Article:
Prosecutors In Dzhokar Tsarnaev's Trial Are Done

A box of torn clothing items, blood-stained running shoes, and a child-sized black belt may have been the final nail in the coffin for Dzhokhar Tsarnaev. On Monday, the prosecution in the case of suspected Boston Marathon bomber rested its case, painting a gruesome and emotionally charged picture that has nearly made it impossible for Tsarnaev's lawyers to erase from the minds of the jurors, many of whom openly wept over the presented evidence from murdered 8-year-old Martin Richard. No matter how talented the defense team may be, all of their efforts will likely just not be good enough.

On the final morning of the prosecution's case against 21-year-old Tsarnaev, the city of Boston's chief medical examiner, Dr. Henry Nields, used otherwise innocuous items out of a cardboard evidence box to seemingly seal the young man's fate. Richard's long sleeved green T-shirt with a gash in one side, a similarly torn jacket and undershirt, and a pair of black and blue running shoes would have likely been enough to push the jury over the edge into guilty verdict territory, but Nields wasn't finished. Pulling a child-sized belt from the box, he described in detail how someone had used it as a tourniquet to stem the bleeding from the boy's nearly-severed arm, reported one Los Angeles Times reporter on Monday.

Autopsy photos were also shown, leaving the appalled jurors visibly shaken. Tsarnaev's attorneys were hoping this week to construct their own image of their client as a young, naive boy — but it seems the prosecution got there first.

Andrew Burton/Getty Images News/Getty Images

"It would be difficult to say the precise location due to the size of the openings in the abdomen," said Nields, describing Richard's fatal wounds to the jury on Monday, explaining the the damaging shrapnel would have "severed his spinal cord and ... abdominal aorta."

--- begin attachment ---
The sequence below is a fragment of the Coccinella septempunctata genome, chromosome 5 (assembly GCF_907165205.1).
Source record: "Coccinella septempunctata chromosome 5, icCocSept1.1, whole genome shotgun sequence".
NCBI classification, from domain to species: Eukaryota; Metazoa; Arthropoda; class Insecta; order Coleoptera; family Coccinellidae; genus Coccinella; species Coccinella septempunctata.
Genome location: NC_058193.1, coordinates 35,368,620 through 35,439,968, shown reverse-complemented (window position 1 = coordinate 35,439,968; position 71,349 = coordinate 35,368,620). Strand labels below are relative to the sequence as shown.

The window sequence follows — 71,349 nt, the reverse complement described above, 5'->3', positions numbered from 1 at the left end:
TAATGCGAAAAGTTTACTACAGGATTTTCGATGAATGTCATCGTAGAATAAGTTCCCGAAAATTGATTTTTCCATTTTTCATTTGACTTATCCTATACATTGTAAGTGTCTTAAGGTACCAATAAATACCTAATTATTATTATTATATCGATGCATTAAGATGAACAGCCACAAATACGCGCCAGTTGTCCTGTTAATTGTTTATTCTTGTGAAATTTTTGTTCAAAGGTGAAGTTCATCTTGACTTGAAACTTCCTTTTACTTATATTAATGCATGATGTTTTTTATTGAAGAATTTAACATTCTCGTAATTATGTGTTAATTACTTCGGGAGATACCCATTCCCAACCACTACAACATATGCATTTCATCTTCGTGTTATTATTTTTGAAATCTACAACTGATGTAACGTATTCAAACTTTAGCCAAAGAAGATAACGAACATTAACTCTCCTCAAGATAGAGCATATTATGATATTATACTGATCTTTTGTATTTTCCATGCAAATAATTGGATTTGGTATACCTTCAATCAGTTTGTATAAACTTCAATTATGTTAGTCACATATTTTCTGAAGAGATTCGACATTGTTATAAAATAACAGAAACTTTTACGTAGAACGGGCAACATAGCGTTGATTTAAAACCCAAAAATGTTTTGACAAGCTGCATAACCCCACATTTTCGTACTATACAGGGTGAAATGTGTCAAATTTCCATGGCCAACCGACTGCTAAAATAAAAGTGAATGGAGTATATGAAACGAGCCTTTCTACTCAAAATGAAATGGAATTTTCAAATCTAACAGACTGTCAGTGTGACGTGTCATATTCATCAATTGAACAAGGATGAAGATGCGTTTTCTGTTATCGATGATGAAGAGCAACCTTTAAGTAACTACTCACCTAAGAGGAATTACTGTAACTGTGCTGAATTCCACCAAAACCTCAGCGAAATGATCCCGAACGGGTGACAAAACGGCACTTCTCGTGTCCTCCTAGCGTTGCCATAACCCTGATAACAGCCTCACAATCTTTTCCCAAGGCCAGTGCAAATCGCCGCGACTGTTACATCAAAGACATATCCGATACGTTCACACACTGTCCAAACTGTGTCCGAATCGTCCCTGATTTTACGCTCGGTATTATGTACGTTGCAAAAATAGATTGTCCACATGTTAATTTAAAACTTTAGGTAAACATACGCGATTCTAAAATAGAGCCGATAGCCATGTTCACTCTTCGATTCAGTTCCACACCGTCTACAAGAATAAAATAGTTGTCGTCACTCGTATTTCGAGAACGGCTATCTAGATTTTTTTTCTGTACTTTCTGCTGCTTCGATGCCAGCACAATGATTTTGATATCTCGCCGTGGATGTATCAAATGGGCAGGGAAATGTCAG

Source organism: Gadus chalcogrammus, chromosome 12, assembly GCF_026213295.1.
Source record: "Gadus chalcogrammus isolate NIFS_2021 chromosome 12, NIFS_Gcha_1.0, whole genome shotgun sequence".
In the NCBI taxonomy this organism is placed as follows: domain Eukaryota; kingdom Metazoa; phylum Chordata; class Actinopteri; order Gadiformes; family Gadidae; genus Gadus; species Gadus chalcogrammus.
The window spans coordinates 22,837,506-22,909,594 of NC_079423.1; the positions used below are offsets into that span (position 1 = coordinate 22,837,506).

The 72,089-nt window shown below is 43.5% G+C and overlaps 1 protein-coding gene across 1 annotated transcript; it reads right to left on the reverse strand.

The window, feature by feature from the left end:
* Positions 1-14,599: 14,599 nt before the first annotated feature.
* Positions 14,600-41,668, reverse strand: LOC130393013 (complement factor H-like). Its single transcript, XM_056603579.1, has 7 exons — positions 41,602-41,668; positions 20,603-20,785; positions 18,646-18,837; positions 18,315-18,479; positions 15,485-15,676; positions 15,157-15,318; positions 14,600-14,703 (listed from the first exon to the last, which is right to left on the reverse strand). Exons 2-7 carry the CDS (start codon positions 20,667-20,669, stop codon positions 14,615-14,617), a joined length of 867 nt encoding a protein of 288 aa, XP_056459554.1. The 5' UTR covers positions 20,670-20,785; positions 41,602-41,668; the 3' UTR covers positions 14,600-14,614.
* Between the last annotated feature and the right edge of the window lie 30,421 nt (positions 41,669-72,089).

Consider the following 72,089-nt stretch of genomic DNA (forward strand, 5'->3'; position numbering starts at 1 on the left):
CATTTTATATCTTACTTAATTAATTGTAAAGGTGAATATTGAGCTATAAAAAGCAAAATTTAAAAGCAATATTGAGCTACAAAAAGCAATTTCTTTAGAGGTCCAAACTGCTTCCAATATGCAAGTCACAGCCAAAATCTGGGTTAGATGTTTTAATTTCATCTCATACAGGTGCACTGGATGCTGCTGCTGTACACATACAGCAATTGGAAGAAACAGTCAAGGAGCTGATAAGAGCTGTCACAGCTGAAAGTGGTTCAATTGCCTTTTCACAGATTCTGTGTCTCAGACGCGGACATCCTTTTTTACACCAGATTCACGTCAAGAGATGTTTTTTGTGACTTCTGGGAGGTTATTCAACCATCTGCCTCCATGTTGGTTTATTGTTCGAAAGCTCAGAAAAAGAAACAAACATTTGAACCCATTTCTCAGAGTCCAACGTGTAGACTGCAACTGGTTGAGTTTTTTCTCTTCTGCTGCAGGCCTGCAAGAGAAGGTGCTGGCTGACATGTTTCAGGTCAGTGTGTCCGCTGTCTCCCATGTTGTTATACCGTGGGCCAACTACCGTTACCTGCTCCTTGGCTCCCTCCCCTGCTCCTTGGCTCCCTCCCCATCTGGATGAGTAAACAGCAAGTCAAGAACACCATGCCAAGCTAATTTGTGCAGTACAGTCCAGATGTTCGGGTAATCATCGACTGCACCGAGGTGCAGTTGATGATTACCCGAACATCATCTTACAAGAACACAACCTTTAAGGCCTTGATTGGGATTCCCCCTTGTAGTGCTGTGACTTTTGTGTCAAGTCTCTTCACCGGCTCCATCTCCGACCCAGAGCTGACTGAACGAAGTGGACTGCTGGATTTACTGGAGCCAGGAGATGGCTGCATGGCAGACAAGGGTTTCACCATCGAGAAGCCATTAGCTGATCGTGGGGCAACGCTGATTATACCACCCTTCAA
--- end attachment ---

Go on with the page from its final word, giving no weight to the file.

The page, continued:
CNN reported that the boy's family, who sat silently in the courtroom, lowered their heads and closed their eyes as photos of the injury were displayed to a shocked jury. Richard's father Bill also testified in horrific detail to the extent of his son's injuries that day, which were like something straight out of a battlefield documentary. Breathing heavily, Bill Richard told jurors, "I just knew from what I saw [in that moment] that there was no chance [for him to survive]."

In a similar emotional display, Reuters reported on Monday afternoon that the prosecution had also called medical examiner Katherine Lindstrom to the stand, asking her to discuss the autopsy of Chinese exchange student Lingzi Lu, 23. Lu, who had been standing near the finish line, was killed by the same blast after shrapnel from the pressure cooker bomb "punched through" her legs, causing the young woman to bleed out in minutes.

"Her injuries were caused by debris hitting her body and going through her body," said Lindstrom on Monday. "They would have been very painful."

The Associated Press reported that the defense has long maintained that it will not seek acquittal, but will try instead to keep the death penalty off the table. On Monday, the team called its first witness, FBI field photographer Michelle Gamble, to the stand, hoping that she might help them build a different image of their client's movements that day. Tsarnaev's attorneys used Gamble's multiple photographs to try and prove that the then-19-year-old had not deliberately targeted children.

Jurors, of course, are expected to be impartial in such settings — by as early as the end of this week, the panel of 10 women and eight men will be asked to consider the 30 separate counts against Tsarnaev (for which 17 carry a possible capital punishment sentence) and come to a conclusion on his guilt. If he is convicted of all 30 counts, a second phase of the trial will open, reported CNN on Monday.

Of course, it will be hard for them to forget the little boy whose only wish was for people to "stop hurting each other," and the photos of the wounds that took his life, no matter what the court says.

Images: Getty Images (1); Jesse Grossi/Twitter